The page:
New farmers learn about these unique machines
By LARRY KERSHNER
AMES – Twenty small-farm operators filed into a classroom Thursday to learn what most farm kids seem to know instinctively – how to maintain and safely operate a tractor.
Called Tractors 101, the two-day course was designed to help those new to agriculture to understand what instructor Mark Hanna called “a very unique machine.”
The attendees, all members of Practical Farmers of Iowa, had different objectives for attending. None had grown up on a farm, but all were in local foods production, selling at farmers’ markets or similar niche outlets. Most had a small tractor around the farm, and many admitted having trouble with maintenance or keeping it running.
Some discovered they’ve been buying expensive over-the-road diesel to keep their machines going, not realizing there is an off-road diesel fuel for tractors on farms.
“Many here didn’t have tractors until recently and don’t have the deep background,” said Sandy Worley, the PFI coordinator for Tractors 101, “and we don’t want them to get hurt or to be scared of tractors.”
Hanna, who said he’s never conducted a course like this before, opened discussions with the four basic strokes of a combustion engine and the differences of how a gas diesel engine work. The course was held at the Iowa State University Ag Research Farm, between Ames and Boone along U.S. Highway 30.
He moved into oils and lubricants and found a congregate lack of knowledge among the audience of the different fluids that are required to keep even a small tractor running.
Assisted by Richard Van DuPol, manager of the Iowa State University Ag Research Farm; Nick Howell, superintendent of the ISU Horticulture Research Station; and Nick Fiscus, manager of the ISU Agronomy Farm, Hanna led class discussion on diesel fuel blends for summer and winter and between seasons, about power takeoff uses and safety, the difference between live power and non-live power and how to use a tractor’s three-point hitch correctly.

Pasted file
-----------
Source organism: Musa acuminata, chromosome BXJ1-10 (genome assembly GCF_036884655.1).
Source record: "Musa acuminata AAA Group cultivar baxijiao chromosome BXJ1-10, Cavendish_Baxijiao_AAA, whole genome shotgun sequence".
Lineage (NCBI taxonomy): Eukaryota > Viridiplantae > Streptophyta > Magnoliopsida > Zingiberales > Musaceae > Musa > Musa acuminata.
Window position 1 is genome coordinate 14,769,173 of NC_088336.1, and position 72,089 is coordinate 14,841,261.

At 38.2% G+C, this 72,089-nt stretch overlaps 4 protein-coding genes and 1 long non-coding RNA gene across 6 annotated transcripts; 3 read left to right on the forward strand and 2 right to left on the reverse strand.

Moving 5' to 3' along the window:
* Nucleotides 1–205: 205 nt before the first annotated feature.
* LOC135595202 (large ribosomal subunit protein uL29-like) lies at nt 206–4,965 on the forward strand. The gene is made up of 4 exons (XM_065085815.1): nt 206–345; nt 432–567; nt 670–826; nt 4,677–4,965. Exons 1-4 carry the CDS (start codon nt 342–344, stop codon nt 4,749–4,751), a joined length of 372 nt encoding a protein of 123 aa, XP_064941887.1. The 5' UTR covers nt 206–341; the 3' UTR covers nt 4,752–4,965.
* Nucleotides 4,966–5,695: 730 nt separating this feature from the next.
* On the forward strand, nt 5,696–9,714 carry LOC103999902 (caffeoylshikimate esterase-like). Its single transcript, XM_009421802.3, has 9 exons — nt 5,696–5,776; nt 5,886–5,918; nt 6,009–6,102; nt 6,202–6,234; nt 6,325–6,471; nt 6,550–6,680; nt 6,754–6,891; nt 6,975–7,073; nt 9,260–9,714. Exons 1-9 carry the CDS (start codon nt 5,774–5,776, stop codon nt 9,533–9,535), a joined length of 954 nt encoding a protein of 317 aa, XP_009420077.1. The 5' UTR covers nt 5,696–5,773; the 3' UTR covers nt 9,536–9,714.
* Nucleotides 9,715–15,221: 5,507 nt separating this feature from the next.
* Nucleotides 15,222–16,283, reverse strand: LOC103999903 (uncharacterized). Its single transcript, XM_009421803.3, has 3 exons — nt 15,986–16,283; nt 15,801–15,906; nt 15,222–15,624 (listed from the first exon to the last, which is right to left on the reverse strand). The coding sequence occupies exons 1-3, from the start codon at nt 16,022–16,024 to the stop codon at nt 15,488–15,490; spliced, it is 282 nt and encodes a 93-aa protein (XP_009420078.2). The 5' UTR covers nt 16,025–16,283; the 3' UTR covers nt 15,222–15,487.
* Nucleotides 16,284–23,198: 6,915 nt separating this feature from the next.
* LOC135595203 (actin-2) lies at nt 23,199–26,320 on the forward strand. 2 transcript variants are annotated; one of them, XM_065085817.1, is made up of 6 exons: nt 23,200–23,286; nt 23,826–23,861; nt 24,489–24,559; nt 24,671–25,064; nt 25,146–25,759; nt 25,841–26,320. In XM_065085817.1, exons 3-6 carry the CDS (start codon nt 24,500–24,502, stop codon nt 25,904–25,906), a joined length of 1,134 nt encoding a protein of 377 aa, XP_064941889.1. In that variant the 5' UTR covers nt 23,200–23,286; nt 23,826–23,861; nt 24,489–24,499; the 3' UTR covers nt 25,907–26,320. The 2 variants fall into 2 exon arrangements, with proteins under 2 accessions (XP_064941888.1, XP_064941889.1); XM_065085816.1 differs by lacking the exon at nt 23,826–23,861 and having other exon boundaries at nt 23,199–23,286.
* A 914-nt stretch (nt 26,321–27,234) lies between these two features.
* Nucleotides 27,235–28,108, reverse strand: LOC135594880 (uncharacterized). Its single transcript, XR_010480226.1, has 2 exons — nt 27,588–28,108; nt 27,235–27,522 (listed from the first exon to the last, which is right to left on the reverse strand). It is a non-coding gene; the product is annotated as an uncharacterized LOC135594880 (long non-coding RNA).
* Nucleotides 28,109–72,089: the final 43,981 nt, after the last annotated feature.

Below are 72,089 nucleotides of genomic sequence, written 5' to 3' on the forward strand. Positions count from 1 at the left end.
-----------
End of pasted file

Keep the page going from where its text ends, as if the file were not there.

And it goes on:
Following two hours of discussion in the room, the attendees moved into the research farm’s workshop where two tractors, one diesel- and one gas-powered, awaited PFI members.
They worked through an exercise of identifying more than a dozen tagged items and equipment on each tractor and then discussed each item’s function and how its used.
On Friday, the participants learned to hook-up to the power takeoff, drive tractors and get familiar with the three-way hitch.
“We basically wanted them to know two things,” Hanna said. “One is understand tractor and engine operations and know the fundamentals for trouble shooting.
“Two, the unique safety aspects. It’s a different kind of machine. It’s high-centered.
“The most common fatalities are in rollovers, extra riders and PTO injuries.”
Howell also led course discussion for small-scale commercial vegetable growers on the uses of tillers, plastic strips along rows and planting implements.
Nicole Friess-Schilling, of Jefferson, said she thought the two-day event was worthwhile, but was hoping for a more to tak eaway with her.
Friess-Schilling said she’s been managing her corn-soybean operation for three years after her husband’s death. “I grew up on a farm,” she said, “but my experiences were more driving the grain truck.” She said she wanted to do more of the farm work herself, rather than hire the labor.
“We have all the equipment,” she said. “I want to be able to use it.”
Tractor operation was one of her developed skill sets, she said. Operating a John Deere 4450, she said, the course’s use of smaller tractors wasn’t as helpful as she hoped. “They were smaller tractors, more for horticulture crops.
“But I thought the maintenance was helpful and the PTO attaching.”
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